By See Foon Chan-Koppen
“When I discovered how committed Fatimah Hospital is to cancer care, I was motivated to move to Ipoh and dedicate my services to assist in creating one of the best oncology centres that Malaysia has to offer,” declared Dr Chan Wee Han, the new oncologist who has begun treating patients in Ipoh’s Fatimah Hospital.
“I didn’t believe it at first, but the hospital which is a non profit hospital and because of its mission of service to the community, is putting an enormous amount of money into building this eight-storey comprehensive cancer centre. The first three floors will be dedicated to cancer services whereby it will have a separate entrance for oncology patients. When completed towards the end of this year, the cancer centre will have arguably the most advanced radiotherapy treatment machine in the world. It is planned as a reference centre for radiation technology and combined with a day-care chemotherapy centre in the same building, Fatimah Hospital will serve as a beacon of light and hope for oncology treatment in all of Malaysia and perhaps in the region,” he added.
Youngest Oncologist in Malaysia
Dr Chan was conferred the MBBS degree in 2001 and received his Masters in Clinical Oncology from the University of Malaya in 2009. Practising for 2 years as Clinical Oncologist in Hospital Kuala Lumpur, Dr Chan was the youngest oncologist in Malaysia at that time. His interest in cancer care began even as a medical student where he attached himself to Hospice Malaysia and the palliative care unit in Kuantan GH, which he subsequently took charge of after completion of his housemanship.
In 2007, Dr Chan was part of the team to finalise plans for the National Cancer Centre, where he gained valuable insights in the setting up of a cancer treatment centre. Also in the same year, he was part of the scientific committee to produce the Kementerian Kesihatan Malaysia’s chemotherapy protocol.
Need To Make A Difference
Realising the need for oncological services in many parts of this country, he looked hard for a hospital where he could make a difference to the community. He decided on Fatimah Hospital as it was a not-for-profit, well-equipped multi-disciplinary hospital with a reputation of good affordable care to the community. Moreover, Fatimah was planning to build a comprehensive cancer centre which would have some of the most advanced services in the region. He therefore spent the entire year of 2010 together with the hospital in planning and developing their cancer services.
As he waits for completion of the cancer centre and the arrival of the state-of-the-art radiotherapy machine, Dr Chan is currently offering all forms of non-radiotherapy treatment including chemotherapy, anti-hormonal therapy and other oncological support services. Already, a proper Cytotoxic Drug Reconstitution facility is in place with chemotherapy drugs prepared in-house to ensure accuracy and safety. These are administered by an experienced oncology nurse with post-graduate oncology training and who has worked in a large oncology centre for more than 5 years.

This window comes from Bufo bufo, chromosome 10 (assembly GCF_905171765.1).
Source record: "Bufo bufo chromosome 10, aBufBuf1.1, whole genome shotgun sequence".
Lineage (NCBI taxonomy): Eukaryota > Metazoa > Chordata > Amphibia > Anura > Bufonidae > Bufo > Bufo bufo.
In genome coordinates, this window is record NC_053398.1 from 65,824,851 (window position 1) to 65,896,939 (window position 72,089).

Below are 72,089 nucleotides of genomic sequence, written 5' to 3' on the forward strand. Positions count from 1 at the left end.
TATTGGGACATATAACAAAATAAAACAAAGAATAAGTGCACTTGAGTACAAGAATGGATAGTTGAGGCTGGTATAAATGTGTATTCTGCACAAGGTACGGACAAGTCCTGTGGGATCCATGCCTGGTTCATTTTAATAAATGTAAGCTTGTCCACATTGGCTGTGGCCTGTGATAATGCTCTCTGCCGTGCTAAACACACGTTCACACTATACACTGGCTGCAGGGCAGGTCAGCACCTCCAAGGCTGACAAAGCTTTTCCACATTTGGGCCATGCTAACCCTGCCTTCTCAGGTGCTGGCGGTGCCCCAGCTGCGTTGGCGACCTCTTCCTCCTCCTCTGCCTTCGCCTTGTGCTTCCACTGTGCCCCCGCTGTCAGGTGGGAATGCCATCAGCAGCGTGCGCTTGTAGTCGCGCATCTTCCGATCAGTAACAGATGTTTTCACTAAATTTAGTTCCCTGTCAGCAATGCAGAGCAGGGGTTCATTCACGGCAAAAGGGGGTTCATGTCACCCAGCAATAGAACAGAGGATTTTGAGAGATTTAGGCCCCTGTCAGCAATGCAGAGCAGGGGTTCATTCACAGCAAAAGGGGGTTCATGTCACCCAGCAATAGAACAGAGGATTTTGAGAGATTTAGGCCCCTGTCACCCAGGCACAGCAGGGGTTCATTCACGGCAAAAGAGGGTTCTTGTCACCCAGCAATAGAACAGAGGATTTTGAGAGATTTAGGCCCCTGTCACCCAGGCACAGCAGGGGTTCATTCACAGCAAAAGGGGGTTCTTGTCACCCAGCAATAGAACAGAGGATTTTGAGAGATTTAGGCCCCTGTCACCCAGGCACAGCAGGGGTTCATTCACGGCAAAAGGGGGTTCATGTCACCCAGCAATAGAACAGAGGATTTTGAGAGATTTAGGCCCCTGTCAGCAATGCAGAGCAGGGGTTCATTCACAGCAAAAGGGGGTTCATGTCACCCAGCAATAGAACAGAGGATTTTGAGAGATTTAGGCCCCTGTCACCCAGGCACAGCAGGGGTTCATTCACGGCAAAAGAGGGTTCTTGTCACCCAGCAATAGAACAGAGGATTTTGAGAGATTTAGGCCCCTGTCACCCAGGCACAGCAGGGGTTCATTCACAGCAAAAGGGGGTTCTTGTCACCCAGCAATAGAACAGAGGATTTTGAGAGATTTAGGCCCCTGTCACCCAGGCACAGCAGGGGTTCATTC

Advanced Radiation Techniques to be Available
When the radiotherapy machine is functional at the end of this year, Dr Chan will be able to offer advanced radiation techniques such as IMRT (intensity modulated radiotherapy based on thickness, size, and irregularity of tumour)); IGRT (image guided radiotherapy where CT scan is used to target the radiotherapy beam); Volumetric Modulated Arc therapy where the machine not only shoots on the move but will vary its intensity as it does so. In addition, they will have brachytherapy services which is localised radiation where the radiation source is inserted into or beside the tumour.
“None of these treatments are available in Perak at the moment. Once the machine is installed, it’ll be the first in Malaysia and perhaps even in the region,” added Dr Chan enthusiastically.
“Building a House”
Dr Chan likens the process of oncology work to that of building a house. The oncologist is the Architect. The Physicist who does dose calculations can be likened to the civil engineer while the therapeutic radiographer who delivers the actual dosage is the workman on site.
“I follow a strict protocol where each patient is individually assessed, the diagnosis confirmed with the referring physician before we discuss treatment options. What is important is that patients must feel better as a result of the treatments. I therefore conduct quality of life assessments as we proceed with the treatment protocol.”
“One area of radiotherapy treatment that most people are unfamiliar with is that of pain control. When radiation is delivered to a tumour, pain can be reduced and similarly with bleeding, so radiotherapy can also be palliative for very advanced cancers,” he added.
“The one advice I have for patients is to go to a doctor at the first sign that something is wrong. A large number of people wait too long or go to their herbalists or naturopaths hoping for a cure and by the time they present themselves to us, their cancer is at a late stage and difficult to treat. Cancer when treated early is highly curable now. So don’t wait. See your doctor at the first sign that something is remiss,” Dr Chan concluded.
Contact details: Dr Chan Wee Han, Resident Consultant Oncologist and Radiotherapist, Hospital Fatimah 05-5455777.